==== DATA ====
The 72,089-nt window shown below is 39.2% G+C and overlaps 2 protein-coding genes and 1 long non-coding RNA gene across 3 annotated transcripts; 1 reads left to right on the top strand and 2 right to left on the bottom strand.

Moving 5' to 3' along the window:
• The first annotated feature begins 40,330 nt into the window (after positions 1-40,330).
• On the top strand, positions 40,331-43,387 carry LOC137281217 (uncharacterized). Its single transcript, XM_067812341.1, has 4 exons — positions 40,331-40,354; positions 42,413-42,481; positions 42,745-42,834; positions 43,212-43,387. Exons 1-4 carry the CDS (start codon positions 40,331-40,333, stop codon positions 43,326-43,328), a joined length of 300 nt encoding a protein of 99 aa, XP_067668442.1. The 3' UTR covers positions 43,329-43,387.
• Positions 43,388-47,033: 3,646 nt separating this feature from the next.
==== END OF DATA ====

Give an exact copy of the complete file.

The 72,089-nt window shown below is 39.2% G+C and overlaps 2 protein-coding genes and 1 long non-coding RNA gene across 3 annotated transcripts; 1 reads left to right on the top strand and 2 right to left on the bottom strand.

Moving 5' to 3' along the window:
• The first annotated feature begins 40,330 nt into the window (after positions 1-40,330).
• On the top strand, positions 40,331-43,387 carry LOC137281217 (uncharacterized). Its single transcript, XM_067812341.1, has 4 exons — positions 40,331-40,354; positions 42,413-42,481; positions 42,745-42,834; positions 43,212-43,387. Exons 1-4 carry the CDS (start codon positions 40,331-40,333, stop codon positions 43,326-43,328), a joined length of 300 nt encoding a protein of 99 aa, XP_067668442.1. The 3' UTR covers positions 43,329-43,387.
• Positions 43,388-47,033: 3,646 nt separating this feature from the next.